9. Systems are coming: I’ve been arguing for the underpinnings, e.g. content systems.  And I’m (finally) beginning to see more interest in that, and other components are advancing as well: data (e.g. the great work Ellen Wagner and team have been doing on Predictive Analytics), algorithms (all the new adaptive learning systems), etc. I’m keen to think what tags are necessary to support the ability to leverage open educational resources as part of such systems.
  10. Greater inputs into learning: we’ve seen learning folks get interested in behavior change, habits, and more.  I’m thinking we’re going to go further. Areas I’m interested in include myth and ritual, powerful shapers of culture and behavior. And we’re drawing on greater inputs into the processes as well (see 7, above).  I hope this continues, as part of learning to learn is to look to related areas and models.

Obviously, these are things I care about.  I’m fortunate to be able to work in a field that I enjoy and believe has real potential to contribute.  And just fair warning, I’m working on a few areas in several ways.  You’ll see more about learning design and the future of work sometime in the near future. And rather than generally agitate, I’m putting together two specific programs – one on (e)learning quality and one on L&D strategy – that are intended to be comprehensive approaches.  Stay tuned.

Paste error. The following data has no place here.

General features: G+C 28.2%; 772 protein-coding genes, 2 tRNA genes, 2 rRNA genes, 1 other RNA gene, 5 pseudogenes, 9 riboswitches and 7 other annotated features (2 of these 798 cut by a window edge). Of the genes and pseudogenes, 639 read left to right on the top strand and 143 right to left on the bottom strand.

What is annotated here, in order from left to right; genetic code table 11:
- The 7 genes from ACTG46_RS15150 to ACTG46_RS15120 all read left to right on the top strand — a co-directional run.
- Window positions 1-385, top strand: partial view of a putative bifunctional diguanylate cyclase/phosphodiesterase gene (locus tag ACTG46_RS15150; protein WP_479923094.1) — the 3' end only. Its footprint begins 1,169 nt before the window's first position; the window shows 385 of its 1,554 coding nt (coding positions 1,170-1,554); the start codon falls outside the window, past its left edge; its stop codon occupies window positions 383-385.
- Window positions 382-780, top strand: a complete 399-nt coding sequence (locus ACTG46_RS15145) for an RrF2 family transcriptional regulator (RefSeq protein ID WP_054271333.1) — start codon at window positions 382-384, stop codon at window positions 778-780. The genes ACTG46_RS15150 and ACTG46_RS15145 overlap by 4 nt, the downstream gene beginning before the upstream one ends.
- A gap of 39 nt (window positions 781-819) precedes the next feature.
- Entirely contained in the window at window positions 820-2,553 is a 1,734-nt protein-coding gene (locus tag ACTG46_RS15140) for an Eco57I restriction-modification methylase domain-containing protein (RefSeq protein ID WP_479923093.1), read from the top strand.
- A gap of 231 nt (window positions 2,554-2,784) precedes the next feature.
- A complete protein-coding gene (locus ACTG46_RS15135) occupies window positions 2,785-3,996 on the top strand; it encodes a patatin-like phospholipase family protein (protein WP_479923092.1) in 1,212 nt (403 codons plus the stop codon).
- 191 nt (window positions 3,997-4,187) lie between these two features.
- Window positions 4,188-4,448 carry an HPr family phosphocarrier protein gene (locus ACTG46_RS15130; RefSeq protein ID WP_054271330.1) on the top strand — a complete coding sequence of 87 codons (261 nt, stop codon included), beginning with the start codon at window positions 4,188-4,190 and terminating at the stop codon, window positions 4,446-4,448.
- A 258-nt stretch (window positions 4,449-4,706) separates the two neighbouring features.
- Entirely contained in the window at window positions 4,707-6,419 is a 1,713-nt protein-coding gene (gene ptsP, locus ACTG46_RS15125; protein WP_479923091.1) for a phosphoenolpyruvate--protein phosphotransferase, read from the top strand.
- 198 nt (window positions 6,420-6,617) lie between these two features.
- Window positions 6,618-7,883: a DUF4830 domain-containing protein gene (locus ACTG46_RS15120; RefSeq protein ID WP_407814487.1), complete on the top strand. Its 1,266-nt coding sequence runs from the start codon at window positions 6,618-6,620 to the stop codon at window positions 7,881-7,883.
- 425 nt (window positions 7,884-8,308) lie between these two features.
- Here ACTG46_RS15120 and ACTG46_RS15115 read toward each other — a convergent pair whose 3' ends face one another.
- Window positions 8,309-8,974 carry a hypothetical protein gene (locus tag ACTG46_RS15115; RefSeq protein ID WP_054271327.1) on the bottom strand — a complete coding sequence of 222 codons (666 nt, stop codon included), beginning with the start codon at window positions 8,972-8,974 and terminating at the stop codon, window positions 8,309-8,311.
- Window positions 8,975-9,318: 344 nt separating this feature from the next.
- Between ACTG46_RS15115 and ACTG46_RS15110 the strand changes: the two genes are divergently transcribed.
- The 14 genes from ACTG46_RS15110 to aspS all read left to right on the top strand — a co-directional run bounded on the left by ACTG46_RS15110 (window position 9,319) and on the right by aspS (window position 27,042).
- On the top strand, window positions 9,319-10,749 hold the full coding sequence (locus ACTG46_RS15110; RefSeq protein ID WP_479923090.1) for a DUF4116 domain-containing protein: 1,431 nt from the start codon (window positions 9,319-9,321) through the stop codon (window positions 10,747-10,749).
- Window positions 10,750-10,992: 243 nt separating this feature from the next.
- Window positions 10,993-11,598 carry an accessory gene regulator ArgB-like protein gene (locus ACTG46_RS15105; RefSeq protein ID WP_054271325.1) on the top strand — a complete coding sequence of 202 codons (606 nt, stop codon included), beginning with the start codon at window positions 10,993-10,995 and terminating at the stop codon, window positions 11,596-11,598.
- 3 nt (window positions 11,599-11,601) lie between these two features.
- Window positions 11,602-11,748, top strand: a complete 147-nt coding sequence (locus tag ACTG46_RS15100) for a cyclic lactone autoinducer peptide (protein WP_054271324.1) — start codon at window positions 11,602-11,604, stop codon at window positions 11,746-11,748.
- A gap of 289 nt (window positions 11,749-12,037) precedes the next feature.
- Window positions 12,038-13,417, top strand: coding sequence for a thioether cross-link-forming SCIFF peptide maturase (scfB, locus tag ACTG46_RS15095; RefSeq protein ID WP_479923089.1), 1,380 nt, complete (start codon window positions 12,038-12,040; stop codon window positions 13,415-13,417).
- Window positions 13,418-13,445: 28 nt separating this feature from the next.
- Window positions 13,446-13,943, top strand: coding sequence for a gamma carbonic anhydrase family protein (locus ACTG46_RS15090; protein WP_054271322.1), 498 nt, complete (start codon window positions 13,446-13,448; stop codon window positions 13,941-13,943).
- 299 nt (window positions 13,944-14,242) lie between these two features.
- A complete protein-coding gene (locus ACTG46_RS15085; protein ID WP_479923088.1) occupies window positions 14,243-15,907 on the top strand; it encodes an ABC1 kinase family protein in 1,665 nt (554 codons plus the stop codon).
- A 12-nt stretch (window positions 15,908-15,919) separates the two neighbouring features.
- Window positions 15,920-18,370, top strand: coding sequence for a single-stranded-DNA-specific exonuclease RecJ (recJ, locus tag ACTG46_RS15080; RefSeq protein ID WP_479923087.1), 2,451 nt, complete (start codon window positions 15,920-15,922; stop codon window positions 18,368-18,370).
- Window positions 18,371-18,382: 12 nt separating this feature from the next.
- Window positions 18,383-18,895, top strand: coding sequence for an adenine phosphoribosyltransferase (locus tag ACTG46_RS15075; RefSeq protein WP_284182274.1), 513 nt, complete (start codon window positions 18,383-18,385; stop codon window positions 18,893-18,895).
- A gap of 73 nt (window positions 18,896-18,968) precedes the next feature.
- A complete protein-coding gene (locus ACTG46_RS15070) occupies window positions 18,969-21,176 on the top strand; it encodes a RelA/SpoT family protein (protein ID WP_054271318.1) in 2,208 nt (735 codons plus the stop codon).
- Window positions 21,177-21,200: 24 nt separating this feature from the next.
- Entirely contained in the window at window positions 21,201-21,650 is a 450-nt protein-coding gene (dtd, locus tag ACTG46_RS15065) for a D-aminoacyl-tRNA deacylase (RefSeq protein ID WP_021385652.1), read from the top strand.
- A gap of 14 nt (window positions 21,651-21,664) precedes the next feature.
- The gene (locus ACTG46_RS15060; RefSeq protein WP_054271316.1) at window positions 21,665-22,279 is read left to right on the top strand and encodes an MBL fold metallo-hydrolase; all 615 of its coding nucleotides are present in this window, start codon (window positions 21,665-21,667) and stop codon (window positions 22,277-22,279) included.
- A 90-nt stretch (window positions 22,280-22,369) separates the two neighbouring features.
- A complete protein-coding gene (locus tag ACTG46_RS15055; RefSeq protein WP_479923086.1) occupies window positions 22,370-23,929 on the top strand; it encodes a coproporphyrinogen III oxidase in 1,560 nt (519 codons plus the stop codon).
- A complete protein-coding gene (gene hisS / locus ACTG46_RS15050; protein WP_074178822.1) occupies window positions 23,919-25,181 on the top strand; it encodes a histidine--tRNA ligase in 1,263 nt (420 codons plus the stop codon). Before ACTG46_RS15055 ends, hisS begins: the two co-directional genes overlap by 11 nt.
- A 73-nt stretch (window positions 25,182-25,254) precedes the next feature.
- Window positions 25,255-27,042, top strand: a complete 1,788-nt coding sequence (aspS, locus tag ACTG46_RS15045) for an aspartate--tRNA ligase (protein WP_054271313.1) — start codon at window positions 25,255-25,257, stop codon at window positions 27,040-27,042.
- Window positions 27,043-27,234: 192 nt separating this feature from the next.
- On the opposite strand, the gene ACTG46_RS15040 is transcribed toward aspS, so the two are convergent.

That’s my short list, I’m sure more will emerge.  In the meantime, I hope you had a great 2015, and that your 2016 is your best year yet.

29 December 2015

Starting a revolution?

Clark @ 8:03 am

In thinking a bit about the Future of Work, one of the issues is where to start.  If we take the implications of the Coherent Organization to heart, we realize that the components include the work teams, the communities of practice (increasingly I think of it as a community of improvement), and the broader network.  But where to begin?

A couple of principles fall into place for me.  The first is the notion of  ‘trojan mice’, e.g. small steps rather than a epic change. That, coupled with the notion of scaling up from the small, leads me to believe that the best place to start is to start small. This follows on the advice about change in general that changes should be strategic and leveraged.